Clarkston’s team of sales and marketing consultants have highlighted the top life sciences sales and marketing trends that businesses should consider. Read all 4 trends for 2023 by downloading the full report here.
As we progress into 2023, it’s no secret that we are in a time of dynamic change and transformation for the life sciences industry. For the commercial organization, sales and marketing teams will continue to feel the impact of economic inflation in more ways than one, while also propelling into digital transformation. What does this mean for the future of the industry?
Today, we’re breaking down these 2023 life sciences sales and marketing trends through the lens of drug pricing and the economy; commercialization with a minimal viable product mindset; 360-degree view of the patient; and next best action to help commercial leaders answer the following questions:
Drug Pricing and the Economy: With the macro trends of economic inflation and a focus on pricing, how are pharmaceutical commercial organizations impacted? How does the Inflation Reduction Act impact pharma and biotech innovation?
Commercialization Minimum Viable Product: With money becoming more and more expensive, investments require higher returns, and organizations investing in the pharmaceutical space become more cautious. Given this landscape, where should commercial organizations be putting their focus during their commercialization journey?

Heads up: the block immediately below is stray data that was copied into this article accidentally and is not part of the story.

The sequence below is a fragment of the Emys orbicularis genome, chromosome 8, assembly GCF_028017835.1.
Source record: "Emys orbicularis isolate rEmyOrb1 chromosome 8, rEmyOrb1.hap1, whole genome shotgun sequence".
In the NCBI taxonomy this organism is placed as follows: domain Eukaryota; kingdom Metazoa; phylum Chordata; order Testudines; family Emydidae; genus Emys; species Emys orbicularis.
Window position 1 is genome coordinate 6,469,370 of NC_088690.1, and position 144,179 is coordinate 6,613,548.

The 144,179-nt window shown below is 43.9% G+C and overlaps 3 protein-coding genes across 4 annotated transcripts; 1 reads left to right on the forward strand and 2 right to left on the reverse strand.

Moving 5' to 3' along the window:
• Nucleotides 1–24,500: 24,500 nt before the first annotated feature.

360-Degree View of the Patient: With patient centricity moving beyond the patient services teams, how can pharmaceutical organizations focus on engaging the patient in order to diversify the patient population and create an equitable patient experience from clinical through to commercial interactions? How can a focus on community engagement and marketing bring more DE+I to the patient experience?
Next Best Action: What does the push for next best action mean for the future of field interactions for life sciences companies?
2023 Life Sciences Sales and Marketing Trends
Trend #1: Drug Pricing and the Economy
Pharmaceutical and biotech companies have always been in the spotlight regarding pricing and patient access to affordable medications. However, with increasing costs due to inflation and the approval of the Inflation Reduction Act in August 2022, pharma and biotech manufacturers are now being forced to reduce pricing in some areas. The short-term effects will be costly for manufacturers and certain patient populations, specifically in rare diseases, but companies will need to review and revise processes for long-term gains.
While inflation has increased medication prices overall, Medicare will see price reductions as a result of the Inflation Reduction Act, which has given Medicare the power to negotiate prices with pharmaceutical and biotech companies. Products that are subject to negotiation include single-source Medicare Part D and Part B medications, such as those on the market for at least seven years approved under a New Drug Application (NDA) without a generic available and those on the market for 11 years approved under a Biologics License Application (BLA) without a biosimilar available. Authorized generics under NDAs are also subject to negotiation. Price-setting exclusions apply to orphan drugs only approved for one rare disease or condition, as well as low-spend Medicare drugs, plasma-derived products, certain small biotech drugs (until 2029), and other biologics that will inevitably have a biosimilar on the market.